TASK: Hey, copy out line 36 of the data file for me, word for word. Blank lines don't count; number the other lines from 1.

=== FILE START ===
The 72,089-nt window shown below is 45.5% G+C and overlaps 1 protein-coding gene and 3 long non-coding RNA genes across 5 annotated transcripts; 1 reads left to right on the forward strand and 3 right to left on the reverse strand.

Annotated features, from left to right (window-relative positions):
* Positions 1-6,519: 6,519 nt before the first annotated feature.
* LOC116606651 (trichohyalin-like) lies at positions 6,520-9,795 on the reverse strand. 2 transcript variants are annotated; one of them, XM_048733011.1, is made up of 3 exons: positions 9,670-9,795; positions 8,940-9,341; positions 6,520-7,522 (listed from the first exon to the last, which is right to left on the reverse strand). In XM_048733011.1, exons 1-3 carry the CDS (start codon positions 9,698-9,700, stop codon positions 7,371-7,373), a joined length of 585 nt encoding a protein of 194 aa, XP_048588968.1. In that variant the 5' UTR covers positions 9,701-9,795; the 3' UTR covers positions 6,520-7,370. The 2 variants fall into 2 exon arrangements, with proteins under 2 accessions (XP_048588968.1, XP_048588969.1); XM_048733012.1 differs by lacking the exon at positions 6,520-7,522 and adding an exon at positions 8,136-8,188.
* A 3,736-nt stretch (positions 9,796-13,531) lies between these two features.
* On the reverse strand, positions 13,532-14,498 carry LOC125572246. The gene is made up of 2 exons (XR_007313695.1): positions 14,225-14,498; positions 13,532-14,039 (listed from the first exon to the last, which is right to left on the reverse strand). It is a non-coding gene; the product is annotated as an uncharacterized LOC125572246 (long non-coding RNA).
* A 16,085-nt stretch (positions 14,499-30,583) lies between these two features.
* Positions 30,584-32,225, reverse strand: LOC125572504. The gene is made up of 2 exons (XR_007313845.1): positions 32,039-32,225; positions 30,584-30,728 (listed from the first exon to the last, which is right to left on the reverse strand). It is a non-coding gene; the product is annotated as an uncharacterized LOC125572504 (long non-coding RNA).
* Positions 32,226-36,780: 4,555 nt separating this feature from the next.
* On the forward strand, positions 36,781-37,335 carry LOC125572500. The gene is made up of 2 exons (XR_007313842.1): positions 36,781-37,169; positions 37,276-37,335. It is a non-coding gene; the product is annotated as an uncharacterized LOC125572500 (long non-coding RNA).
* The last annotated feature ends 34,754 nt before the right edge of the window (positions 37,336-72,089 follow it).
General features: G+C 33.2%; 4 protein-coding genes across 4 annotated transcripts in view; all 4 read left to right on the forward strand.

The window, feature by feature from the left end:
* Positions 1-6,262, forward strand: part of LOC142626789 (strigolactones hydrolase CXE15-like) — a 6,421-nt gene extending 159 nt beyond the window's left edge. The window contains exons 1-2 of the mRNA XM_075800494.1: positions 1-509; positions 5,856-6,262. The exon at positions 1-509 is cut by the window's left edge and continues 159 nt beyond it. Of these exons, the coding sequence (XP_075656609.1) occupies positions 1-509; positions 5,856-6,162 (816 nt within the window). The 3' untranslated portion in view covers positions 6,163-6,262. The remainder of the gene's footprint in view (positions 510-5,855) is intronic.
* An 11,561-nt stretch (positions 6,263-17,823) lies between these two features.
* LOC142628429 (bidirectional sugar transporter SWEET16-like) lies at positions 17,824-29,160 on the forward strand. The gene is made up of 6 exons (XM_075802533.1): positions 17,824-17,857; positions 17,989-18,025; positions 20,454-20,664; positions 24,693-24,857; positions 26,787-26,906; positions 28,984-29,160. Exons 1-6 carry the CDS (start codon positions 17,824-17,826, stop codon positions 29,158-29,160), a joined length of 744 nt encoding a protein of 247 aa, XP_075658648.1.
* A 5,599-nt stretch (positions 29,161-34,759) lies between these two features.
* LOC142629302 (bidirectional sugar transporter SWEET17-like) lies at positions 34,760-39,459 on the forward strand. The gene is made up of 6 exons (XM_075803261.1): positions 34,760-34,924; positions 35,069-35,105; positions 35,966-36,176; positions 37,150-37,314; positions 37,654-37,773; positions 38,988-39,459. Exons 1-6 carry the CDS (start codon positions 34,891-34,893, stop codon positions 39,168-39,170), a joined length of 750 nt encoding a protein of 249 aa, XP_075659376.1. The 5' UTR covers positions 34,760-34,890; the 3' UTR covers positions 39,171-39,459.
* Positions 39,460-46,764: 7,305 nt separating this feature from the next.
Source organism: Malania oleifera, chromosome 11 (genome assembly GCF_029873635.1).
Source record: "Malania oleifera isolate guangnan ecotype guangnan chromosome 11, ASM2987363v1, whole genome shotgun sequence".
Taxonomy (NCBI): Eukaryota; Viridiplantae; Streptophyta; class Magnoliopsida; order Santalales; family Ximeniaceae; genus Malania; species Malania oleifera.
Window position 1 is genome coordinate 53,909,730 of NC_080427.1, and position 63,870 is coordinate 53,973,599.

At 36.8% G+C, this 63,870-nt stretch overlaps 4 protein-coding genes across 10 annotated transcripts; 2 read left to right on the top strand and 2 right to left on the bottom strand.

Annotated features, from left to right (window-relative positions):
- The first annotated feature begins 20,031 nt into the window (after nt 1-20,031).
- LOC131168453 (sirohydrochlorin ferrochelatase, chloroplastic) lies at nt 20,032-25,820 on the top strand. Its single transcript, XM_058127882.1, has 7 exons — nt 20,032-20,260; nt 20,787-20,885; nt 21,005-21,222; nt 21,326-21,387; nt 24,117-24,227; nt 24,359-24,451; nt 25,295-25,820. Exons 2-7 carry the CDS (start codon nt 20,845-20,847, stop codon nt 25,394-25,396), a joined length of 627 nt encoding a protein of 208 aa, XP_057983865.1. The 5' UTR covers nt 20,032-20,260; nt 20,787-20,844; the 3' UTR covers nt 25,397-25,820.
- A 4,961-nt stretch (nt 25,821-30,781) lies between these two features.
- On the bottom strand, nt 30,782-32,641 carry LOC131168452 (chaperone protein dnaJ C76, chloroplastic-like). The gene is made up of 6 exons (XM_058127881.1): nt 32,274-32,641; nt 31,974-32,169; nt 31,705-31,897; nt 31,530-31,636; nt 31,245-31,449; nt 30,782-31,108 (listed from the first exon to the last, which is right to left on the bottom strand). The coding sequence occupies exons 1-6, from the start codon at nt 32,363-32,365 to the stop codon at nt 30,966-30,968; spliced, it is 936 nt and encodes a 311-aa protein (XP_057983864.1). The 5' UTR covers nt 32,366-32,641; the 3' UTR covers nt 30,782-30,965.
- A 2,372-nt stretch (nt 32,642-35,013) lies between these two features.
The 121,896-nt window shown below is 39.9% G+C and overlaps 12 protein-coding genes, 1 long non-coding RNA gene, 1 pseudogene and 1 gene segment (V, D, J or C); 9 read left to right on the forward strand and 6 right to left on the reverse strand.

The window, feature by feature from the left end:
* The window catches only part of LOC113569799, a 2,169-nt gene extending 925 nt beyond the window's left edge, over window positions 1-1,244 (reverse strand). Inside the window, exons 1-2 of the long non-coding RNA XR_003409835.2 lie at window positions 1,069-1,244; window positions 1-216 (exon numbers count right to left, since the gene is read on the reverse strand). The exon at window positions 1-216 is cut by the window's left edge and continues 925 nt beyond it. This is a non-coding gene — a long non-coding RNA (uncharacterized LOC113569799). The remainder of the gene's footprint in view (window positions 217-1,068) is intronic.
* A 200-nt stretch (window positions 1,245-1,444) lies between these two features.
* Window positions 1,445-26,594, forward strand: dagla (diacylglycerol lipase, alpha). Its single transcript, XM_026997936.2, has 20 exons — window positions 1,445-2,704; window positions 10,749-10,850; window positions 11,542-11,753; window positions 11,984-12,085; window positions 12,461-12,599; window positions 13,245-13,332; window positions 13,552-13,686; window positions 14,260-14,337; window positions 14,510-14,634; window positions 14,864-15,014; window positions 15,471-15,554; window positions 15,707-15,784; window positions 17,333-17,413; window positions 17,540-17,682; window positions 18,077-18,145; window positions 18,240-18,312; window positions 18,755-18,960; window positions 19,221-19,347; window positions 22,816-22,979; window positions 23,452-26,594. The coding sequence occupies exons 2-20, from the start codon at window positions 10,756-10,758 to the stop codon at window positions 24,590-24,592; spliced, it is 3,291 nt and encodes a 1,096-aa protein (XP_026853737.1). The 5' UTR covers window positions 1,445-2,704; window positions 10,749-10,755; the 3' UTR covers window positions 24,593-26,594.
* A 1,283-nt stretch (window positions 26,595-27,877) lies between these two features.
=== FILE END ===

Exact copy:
* A 1,283-nt stretch (window positions 26,595-27,877) lies between these two features.